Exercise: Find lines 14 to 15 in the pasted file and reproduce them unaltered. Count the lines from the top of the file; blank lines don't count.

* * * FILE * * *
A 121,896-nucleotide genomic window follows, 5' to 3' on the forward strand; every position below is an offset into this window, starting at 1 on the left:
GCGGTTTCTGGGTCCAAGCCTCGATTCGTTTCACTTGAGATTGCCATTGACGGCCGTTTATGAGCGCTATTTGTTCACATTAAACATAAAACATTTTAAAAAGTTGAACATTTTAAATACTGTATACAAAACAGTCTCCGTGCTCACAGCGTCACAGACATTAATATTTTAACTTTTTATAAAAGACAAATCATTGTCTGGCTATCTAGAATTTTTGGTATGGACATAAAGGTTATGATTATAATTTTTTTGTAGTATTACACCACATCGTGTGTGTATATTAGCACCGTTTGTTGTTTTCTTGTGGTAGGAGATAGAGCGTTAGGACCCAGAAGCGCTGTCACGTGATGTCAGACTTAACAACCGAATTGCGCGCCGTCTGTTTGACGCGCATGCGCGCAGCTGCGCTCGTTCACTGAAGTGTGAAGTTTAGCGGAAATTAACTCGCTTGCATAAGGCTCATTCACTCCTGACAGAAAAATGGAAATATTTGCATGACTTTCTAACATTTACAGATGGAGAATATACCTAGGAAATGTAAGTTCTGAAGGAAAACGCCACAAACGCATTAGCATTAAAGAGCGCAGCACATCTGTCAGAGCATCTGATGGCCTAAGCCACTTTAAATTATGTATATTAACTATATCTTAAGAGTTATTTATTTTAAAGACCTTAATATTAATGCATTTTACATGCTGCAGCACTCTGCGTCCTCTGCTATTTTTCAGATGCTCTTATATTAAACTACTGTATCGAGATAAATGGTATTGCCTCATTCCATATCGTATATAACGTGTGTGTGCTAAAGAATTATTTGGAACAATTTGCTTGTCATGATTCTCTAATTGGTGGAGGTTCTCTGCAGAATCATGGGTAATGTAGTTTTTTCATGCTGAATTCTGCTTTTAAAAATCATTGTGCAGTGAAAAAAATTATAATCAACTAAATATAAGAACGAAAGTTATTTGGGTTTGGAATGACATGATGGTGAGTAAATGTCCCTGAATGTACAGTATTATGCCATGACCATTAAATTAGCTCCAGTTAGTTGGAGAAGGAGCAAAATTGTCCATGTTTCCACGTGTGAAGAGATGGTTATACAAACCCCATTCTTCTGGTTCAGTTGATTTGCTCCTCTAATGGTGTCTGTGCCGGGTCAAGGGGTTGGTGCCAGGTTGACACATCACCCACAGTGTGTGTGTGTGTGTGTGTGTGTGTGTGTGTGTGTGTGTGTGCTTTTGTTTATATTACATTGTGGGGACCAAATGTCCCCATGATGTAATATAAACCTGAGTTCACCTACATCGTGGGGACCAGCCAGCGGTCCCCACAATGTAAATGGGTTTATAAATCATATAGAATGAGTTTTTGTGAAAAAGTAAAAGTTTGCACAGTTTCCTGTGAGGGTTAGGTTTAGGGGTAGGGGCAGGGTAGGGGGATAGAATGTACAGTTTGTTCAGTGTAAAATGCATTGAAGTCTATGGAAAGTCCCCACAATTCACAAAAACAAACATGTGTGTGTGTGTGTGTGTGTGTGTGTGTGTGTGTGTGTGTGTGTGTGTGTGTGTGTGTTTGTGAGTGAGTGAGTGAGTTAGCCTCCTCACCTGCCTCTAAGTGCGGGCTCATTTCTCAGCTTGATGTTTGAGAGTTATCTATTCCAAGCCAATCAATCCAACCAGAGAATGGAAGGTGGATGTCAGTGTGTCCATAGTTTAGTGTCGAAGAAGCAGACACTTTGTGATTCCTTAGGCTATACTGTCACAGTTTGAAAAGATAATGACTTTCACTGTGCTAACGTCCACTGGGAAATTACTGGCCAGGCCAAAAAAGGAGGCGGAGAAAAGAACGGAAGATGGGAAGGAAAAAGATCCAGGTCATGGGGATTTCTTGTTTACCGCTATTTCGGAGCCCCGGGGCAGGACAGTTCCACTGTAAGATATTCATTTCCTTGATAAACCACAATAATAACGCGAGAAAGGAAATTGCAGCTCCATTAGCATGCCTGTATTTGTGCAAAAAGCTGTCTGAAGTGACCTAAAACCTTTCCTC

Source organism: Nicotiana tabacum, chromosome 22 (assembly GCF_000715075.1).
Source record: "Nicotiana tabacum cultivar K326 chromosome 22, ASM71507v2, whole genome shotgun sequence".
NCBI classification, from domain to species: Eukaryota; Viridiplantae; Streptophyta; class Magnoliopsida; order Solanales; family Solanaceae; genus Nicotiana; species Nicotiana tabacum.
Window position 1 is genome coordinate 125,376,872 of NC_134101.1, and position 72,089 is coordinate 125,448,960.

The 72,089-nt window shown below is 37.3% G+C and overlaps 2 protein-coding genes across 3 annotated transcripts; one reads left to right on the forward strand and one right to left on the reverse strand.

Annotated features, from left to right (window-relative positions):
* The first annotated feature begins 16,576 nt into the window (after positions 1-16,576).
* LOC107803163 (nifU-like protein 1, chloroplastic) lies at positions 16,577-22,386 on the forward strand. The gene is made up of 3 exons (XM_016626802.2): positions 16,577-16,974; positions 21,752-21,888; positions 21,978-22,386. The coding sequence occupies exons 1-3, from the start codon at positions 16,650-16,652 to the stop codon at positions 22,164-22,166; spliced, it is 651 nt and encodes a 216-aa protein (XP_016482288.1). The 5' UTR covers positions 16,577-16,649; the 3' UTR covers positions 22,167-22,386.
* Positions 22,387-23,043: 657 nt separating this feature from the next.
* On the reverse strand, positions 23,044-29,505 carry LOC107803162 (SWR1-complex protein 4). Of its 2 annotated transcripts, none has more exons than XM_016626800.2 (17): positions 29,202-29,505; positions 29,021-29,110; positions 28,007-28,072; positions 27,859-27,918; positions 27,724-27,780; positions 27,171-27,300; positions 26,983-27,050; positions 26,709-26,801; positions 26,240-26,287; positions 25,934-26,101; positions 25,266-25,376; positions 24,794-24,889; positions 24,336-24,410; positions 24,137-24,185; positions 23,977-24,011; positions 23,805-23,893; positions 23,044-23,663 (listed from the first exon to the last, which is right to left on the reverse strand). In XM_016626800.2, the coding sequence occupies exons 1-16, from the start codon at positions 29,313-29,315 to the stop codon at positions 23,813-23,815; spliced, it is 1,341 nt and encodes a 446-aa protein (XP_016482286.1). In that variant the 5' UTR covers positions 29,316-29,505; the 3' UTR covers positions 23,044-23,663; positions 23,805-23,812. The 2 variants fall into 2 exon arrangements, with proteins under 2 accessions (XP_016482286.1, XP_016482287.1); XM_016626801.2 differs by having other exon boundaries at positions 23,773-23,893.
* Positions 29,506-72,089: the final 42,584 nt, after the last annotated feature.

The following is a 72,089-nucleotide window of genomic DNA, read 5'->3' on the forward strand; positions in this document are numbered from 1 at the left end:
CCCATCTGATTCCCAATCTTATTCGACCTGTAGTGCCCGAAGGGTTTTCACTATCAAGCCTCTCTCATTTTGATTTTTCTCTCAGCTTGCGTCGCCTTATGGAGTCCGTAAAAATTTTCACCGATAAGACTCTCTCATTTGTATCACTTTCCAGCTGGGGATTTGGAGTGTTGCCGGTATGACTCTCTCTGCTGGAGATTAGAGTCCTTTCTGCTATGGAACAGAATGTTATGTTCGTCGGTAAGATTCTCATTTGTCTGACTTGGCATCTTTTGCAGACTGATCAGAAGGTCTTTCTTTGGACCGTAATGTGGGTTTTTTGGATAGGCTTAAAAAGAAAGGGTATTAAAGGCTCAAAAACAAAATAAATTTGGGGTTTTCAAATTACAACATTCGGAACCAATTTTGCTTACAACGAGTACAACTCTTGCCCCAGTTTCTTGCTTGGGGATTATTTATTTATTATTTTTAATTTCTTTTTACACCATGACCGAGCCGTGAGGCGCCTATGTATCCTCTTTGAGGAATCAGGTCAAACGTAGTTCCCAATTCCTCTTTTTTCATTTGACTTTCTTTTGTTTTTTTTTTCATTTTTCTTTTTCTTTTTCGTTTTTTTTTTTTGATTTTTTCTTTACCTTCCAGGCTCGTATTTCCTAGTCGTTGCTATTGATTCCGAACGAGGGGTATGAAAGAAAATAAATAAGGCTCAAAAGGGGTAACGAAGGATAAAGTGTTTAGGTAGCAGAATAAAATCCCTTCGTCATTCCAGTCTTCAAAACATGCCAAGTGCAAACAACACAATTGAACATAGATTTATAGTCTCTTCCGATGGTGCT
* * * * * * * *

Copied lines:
The following is a 72,089-nucleotide window of genomic DNA, read 5'->3' on the forward strand; positions in this document are numbered from 1 at the left end:
CCCATCTGATTCCCAATCTTATTCGACCTGTAGTGCCCGAAGGGTTTTCACTATCAAGCCTCTCTCATTTTGATTTTTCTCTCAGCTTGCGTCGCCTTATGGAGTCCGTAAAAATTTTCACCGATAAGACTCTCTCATTTGTATCACTTTCCAGCTGGGGATTTGGAGTGTTGCCGGTATGACTCTCTCTGCTGGAGATTAGAGTCCTTTCTGCTATGGAACAGAATGTTATGTTCGTCGGTAAGATTCTCATTTGTCTGACTTGGCATCTTTTGCAGACTGATCAGAAGGTCTTTCTTTGGACCGTAATGTGGGTTTTTTGGATAGGCTTAAAAAGAAAGGGTATTAAAGGCTCAAAAACAAAATAAATTTGGGGTTTTCAAATTACAACATTCGGAACCAATTTTGCTTACAACGAGTACAACTCTTGCCCCAGTTTCTTGCTTGGGGATTATTTATTTATTATTTTTAATTTCTTTTTACACCATGACCGAGCCGTGAGGCGCCTATGTATCCTCTTTGAGGAATCAGGTCAAACGTAGTTCCCAATTCCTCTTTTTTCATTTGACTTTCTTTTGTTTTTTTTTTCATTTTTCTTTTTCTTTTTCGTTTTTTTTTTTTGATTTTTTCTTTACCTTCCAGGCTCGTATTTCCTAGTCGTTGCTATTGATTCCGAACGAGGGGTATGAAAGAAAATAAATAAGGCTCAAAAGGGGTAACGAAGGATAAAGTGTTTAGGTAGCAGAATAAAATCCCTTCGTCATTCCAGTCTTCAAAACATGCCAAGTGCAAACAACACAATTGAACATAGATTTATAGTCTCTTCCGATGGTGCT